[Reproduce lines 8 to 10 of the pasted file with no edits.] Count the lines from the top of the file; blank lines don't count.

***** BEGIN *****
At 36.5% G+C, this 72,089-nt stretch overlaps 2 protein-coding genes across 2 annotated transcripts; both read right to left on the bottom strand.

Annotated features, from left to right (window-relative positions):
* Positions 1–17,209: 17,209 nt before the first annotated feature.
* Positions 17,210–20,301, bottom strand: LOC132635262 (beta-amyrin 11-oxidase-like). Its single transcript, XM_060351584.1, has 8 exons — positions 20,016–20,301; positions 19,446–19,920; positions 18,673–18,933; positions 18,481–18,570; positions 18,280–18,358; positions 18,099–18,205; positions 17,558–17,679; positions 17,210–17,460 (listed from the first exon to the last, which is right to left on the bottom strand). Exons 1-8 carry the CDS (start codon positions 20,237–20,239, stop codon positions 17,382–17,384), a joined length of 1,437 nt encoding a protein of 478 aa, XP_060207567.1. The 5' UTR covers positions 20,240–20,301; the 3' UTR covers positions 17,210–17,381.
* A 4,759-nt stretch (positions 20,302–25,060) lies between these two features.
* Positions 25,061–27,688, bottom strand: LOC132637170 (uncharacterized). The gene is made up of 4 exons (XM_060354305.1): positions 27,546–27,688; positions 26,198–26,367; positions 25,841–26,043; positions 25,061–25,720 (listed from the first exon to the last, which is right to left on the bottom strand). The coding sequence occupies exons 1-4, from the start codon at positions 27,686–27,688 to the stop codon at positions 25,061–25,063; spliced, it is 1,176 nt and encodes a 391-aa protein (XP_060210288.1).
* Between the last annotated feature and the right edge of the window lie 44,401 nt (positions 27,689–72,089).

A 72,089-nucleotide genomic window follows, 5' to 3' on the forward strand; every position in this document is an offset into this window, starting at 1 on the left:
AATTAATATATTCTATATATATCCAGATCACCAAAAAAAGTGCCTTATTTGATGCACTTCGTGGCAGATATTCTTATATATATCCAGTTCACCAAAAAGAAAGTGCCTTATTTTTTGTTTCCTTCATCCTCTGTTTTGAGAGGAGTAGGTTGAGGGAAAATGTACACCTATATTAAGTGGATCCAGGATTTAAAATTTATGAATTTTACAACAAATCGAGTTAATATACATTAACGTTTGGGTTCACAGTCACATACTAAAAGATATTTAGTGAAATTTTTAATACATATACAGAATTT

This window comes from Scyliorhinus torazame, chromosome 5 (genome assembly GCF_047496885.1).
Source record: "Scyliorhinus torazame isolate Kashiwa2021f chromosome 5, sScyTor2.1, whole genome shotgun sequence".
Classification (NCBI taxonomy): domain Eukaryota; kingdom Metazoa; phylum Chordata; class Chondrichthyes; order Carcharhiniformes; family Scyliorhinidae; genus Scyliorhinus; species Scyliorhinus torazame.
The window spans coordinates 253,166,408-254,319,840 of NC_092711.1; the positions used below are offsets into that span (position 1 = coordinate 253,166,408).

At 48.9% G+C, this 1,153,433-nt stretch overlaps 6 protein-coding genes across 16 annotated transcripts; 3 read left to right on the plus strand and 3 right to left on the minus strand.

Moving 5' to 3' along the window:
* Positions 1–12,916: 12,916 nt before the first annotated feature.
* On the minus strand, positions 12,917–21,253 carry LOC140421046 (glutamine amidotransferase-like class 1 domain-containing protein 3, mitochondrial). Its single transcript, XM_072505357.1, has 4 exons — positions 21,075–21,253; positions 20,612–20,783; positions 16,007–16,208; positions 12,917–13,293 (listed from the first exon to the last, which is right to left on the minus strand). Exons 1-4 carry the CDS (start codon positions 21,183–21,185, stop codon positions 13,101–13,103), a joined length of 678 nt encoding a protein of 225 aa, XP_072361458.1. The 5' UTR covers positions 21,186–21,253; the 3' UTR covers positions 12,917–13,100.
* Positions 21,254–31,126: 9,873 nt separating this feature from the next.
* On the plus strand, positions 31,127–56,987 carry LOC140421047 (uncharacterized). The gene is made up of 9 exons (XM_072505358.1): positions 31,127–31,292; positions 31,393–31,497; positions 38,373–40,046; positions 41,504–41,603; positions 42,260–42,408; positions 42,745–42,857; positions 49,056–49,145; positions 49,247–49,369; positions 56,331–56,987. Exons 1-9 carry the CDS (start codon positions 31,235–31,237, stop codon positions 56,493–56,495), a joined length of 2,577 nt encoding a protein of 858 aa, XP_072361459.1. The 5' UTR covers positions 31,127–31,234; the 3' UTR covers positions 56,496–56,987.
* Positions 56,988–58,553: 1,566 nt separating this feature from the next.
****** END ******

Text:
A 72,089-nucleotide genomic window follows, 5' to 3' on the forward strand; every position in this document is an offset into this window, starting at 1 on the left:
AATTAATATATTCTATATATATCCAGATCACCAAAAAAAGTGCCTTATTTGATGCACTTCGTGGCAGATATTCTTATATATATCCAGTTCACCAAAAAGAAAGTGCCTTATTTTTTGTTTCCTTCATCCTCTGTTTTGAGAGGAGTAGGTTGAGGGAAAATGTACACCTATATTAAGTGGATCCAGGATTTAAAATTTATGAATTTTACAACAAATCGAGTTAATATACATTAACGTTTGGGTTCACAGTCACATACTAAAAGATATTTAGTGAAATTTTTAATACATATACAGAATTT

This window comes from Scyliorhinus torazame, chromosome 5 (genome assembly GCF_047496885.1).